On the heels of International Women’s Day and in the midst of Women’s History month, 20 talented, female Paralympians of Team USA are about to embark on the experience of a lifetime as competition kicks off this weekend for the 2018 PyeongChang Paralympics. The Paralympic movement and the fight for equality go hand-in-hand, and it…
Few people have overcome adversity in the way Paralympian Scout Bassett has. Born in Nanjing, China and losing her leg in a fire left Bassett on the street at just one and half years of age. She was found and taken to a nearby orphanage where she lived for the next seven years. Suffering from…
Women’s sports want your support. Since the implementation of Title IX in 1972, female participation in athletics has grown from one in 27 to now two in five, yet women’s sports are less than 2% of sport stories in the media. Together we can change that and it starts by getting in the stands.
Making her first Paralympic appearance in the Rio Games, Marybai Huking will also be the youngest member of the U.S. Goalball Team. We caught up with Marybai to discuss being a 2016 recipient of the Travel & Training Fund and all the excitement that comes with being a first-time Paralympian.
The Paralympic Games are upon us with a promise to be better than ever with unprecedented coverage and more athletes competing than before. As you prepare your viewing schedule, be sure to look out for and cheer on our #TeamWSF athletes.
25 years ago, President George H.W. Bush signed the Americans with Disabilities Act (ADA) on July 26, 1990. The Women’s Sports Foundation believes that all girls and women, no matter the ability, have the right to participate in sports and physical activity for its immeasurable benefits.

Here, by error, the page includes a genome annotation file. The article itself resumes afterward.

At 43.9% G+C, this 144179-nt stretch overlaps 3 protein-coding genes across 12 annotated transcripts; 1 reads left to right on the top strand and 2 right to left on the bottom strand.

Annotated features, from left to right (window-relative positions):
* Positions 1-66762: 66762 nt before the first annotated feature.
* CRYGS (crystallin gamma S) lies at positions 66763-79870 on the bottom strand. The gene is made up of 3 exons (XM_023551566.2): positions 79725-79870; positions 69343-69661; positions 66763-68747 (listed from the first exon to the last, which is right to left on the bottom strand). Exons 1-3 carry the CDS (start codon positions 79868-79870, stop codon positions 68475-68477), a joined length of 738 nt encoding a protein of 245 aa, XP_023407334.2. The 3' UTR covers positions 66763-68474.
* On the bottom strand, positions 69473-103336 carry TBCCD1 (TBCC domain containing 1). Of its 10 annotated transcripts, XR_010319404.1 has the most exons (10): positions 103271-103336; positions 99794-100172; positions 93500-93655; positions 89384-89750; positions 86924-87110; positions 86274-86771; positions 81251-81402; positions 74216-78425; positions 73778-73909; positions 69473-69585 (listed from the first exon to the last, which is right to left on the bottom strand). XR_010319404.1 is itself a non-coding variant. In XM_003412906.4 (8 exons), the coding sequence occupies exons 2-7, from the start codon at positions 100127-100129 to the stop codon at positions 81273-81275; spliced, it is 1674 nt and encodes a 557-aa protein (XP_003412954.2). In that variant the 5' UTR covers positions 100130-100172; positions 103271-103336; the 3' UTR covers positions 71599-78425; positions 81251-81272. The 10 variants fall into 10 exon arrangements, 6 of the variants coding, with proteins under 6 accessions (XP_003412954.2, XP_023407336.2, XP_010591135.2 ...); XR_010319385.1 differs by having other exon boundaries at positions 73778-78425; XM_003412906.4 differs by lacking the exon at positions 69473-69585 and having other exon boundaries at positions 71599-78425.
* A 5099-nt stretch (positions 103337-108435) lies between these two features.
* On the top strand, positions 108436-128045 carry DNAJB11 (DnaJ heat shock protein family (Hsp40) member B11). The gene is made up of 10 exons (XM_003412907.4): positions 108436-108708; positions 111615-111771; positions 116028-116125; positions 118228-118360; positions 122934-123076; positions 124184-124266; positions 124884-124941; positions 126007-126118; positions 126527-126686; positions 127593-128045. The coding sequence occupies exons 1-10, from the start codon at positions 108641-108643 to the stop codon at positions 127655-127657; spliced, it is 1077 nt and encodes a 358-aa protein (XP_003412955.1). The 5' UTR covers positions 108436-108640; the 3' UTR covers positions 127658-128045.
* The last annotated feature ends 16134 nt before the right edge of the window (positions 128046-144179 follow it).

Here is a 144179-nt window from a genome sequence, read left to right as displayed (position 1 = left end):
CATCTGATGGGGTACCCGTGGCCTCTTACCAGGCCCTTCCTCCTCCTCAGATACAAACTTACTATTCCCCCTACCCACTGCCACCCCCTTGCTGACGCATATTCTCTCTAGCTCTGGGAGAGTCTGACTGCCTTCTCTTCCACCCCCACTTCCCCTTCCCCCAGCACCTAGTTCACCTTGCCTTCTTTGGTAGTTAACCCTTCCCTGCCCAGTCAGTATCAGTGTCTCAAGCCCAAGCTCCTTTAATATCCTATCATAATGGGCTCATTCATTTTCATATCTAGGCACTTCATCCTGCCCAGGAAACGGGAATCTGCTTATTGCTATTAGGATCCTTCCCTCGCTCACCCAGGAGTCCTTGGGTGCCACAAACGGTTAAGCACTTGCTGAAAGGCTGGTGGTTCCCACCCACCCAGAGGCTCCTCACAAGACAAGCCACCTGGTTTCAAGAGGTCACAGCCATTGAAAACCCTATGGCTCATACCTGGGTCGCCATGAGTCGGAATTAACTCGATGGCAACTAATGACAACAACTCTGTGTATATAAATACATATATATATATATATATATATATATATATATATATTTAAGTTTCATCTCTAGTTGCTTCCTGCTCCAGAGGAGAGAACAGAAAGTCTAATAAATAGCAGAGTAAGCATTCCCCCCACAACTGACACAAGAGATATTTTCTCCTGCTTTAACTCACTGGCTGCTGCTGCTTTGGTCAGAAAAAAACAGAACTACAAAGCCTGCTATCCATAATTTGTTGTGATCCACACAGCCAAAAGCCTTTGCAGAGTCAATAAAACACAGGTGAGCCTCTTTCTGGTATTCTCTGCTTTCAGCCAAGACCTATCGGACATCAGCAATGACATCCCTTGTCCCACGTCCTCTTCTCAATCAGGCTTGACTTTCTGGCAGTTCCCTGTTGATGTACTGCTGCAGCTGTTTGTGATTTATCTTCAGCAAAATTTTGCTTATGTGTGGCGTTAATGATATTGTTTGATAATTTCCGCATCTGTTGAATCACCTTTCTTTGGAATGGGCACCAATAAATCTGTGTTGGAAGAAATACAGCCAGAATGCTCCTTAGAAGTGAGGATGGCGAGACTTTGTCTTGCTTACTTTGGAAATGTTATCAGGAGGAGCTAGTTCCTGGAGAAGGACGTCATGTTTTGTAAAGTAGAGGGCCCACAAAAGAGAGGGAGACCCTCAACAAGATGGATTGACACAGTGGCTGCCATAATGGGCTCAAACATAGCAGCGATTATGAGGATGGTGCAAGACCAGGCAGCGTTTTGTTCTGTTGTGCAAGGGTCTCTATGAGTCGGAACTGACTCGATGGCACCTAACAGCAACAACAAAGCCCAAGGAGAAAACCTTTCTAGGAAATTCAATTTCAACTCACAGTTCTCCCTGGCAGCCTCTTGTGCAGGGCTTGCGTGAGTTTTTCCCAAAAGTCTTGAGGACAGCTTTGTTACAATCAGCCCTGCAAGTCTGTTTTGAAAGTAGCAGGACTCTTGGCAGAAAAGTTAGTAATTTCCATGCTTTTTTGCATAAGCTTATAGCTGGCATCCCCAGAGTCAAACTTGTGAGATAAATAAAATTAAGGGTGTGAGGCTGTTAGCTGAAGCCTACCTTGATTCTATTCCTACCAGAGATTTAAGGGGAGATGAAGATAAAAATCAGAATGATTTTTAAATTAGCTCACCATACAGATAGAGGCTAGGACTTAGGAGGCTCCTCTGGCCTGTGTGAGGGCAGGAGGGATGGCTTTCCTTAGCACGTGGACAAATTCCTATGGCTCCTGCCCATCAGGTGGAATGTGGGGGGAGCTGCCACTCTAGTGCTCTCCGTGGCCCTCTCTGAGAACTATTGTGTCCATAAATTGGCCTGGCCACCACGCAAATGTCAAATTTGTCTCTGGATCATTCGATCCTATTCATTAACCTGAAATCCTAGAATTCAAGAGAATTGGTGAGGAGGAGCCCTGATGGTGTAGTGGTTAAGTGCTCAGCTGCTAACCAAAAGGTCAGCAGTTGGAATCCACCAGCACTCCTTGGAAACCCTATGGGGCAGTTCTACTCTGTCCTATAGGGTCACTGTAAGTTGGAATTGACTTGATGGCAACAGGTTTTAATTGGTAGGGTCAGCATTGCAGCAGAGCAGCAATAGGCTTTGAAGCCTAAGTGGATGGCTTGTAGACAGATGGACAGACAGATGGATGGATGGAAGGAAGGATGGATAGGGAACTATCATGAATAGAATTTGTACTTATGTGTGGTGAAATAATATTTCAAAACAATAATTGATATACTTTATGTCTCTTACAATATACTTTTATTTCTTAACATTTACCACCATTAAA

In 1968, the 22-year-old daughter of a General Mills line worker from Pontiac, Michigan, traveled to Mexico City to represent the United States in the Nineteenth Olympic Games. Her name was Micki King and although she had never represented her high school or university in her sport – diving – she was the overwhelming gold-medal favorite. An injury during the final competition kept her off the medal podium in ’68, but she was vindicated four years later in Munich, when she became Olympic champion in the three-meter springboard. Since her moment atop the medal podium in West Germany, Micki has remained a leader in women’s sports and a loyal friend to the Women’s Sports Foundation, most recently providing guidance on our newest research, Women in the 2012 Olympic and Paralympic Games. In the days ahead of our release of the eye-opening deep look at female athletes’ participation in London, we sat down with Micki to learn about her Olympic experience, how her sport stacks up in gender equity and why female leaders in the Olympic movement are critical to the success of every athlete.
Since 1984, our Travel & Training program has helped fuel the dreams of hundreds of deserving athletes. Many of these women have gone on to capture national championships and Olympic gold medals, including figure skater Michelle Kwan, alpine skier Picabo Street, judoka Kayla Harrison and gymnasts Kerri Strug and Gabrielle Douglas. Jennifer Johnson, a wheelchair table tennis player who won gold and bronze medals at the Atlanta 1996 Paralympic Games in addition gold and silver medals at the Seoul 1988 Paralympic Games, is also on that list. In December of 2012, she was inducted into the U.S. Table Tennis’ Hall of Fame, but what has she been up to in the 16 years since her golden Games in Atlanta?